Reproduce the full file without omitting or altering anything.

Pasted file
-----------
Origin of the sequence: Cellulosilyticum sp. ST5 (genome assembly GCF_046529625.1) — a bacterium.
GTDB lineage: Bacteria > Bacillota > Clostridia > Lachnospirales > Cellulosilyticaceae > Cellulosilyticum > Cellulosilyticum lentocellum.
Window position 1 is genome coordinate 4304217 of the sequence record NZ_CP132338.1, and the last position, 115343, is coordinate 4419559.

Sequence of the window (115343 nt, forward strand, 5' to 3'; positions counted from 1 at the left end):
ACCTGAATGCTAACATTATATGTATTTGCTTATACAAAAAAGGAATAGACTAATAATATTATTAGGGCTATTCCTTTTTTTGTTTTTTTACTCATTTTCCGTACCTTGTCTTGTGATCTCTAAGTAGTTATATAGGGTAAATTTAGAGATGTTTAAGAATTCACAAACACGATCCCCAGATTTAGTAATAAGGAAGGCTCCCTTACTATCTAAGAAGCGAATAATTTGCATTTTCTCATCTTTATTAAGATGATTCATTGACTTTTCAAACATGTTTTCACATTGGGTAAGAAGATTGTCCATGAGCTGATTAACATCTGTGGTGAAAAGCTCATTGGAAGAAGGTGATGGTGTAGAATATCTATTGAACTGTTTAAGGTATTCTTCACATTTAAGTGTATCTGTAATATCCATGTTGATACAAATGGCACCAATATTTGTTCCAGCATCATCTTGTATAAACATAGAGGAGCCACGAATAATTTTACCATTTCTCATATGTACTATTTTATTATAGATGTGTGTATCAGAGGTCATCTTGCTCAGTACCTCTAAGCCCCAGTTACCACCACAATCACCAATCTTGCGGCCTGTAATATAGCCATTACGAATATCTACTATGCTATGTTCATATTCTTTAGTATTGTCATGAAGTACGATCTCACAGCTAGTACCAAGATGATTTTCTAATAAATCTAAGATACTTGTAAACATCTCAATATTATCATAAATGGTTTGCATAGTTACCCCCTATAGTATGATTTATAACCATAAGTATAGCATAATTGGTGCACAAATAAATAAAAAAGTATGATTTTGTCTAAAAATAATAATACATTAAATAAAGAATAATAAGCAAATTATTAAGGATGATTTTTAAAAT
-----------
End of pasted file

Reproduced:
Origin of the sequence: Cellulosilyticum sp. ST5 (genome assembly GCF_046529625.1) — a bacterium.
GTDB lineage: Bacteria > Bacillota > Clostridia > Lachnospirales > Cellulosilyticaceae > Cellulosilyticum > Cellulosilyticum lentocellum.
Window position 1 is genome coordinate 4304217 of the sequence record NZ_CP132338.1, and the last position, 115343, is coordinate 4419559.

Sequence of the window (115343 nt, forward strand, 5' to 3'; positions counted from 1 at the left end):
ACCTGAATGCTAACATTATATGTATTTGCTTATACAAAAAAGGAATAGACTAATAATATTATTAGGGCTATTCCTTTTTTTGTTTTTTTACTCATTTTCCGTACCTTGTCTTGTGATCTCTAAGTAGTTATATAGGGTAAATTTAGAGATGTTTAAGAATTCACAAACACGATCCCCAGATTTAGTAATAAGGAAGGCTCCCTTACTATCTAAGAAGCGAATAATTTGCATTTTCTCATCTTTATTAAGATGATTCATTGACTTTTCAAACATGTTTTCACATTGGGTAAGAAGATTGTCCATGAGCTGATTAACATCTGTGGTGAAAAGCTCATTGGAAGAAGGTGATGGTGTAGAATATCTATTGAACTGTTTAAGGTATTCTTCACATTTAAGTGTATCTGTAATATCCATGTTGATACAAATGGCACCAATATTTGTTCCAGCATCATCTTGTATAAACATAGAGGAGCCACGAATAATTTTACCATTTCTCATATGTACTATTTTATTATAGATGTGTGTATCAGAGGTCATCTTGCTCAGTACCTCTAAGCCCCAGTTACCACCACAATCACCAATCTTGCGGCCTGTAATATAGCCATTACGAATATCTACTATGCTATGTTCATATTCTTTAGTATTGTCATGAAGTACGATCTCACAGCTAGTACCAAGATGATTTTCTAATAAATCTAAGATACTTGTAAACATCTCAATATTATCATAAATGGTTTGCATAGTTACCCCCTATAGTATGATTTATAACCATAAGTATAGCATAATTGGTGCACAAATAAATAAAAAAGTATGATTTTGTCTAAAAATAATAATACATTAAATAAAGAATAATAAGCAAATTATTAAGGATGATTTTTAAAAT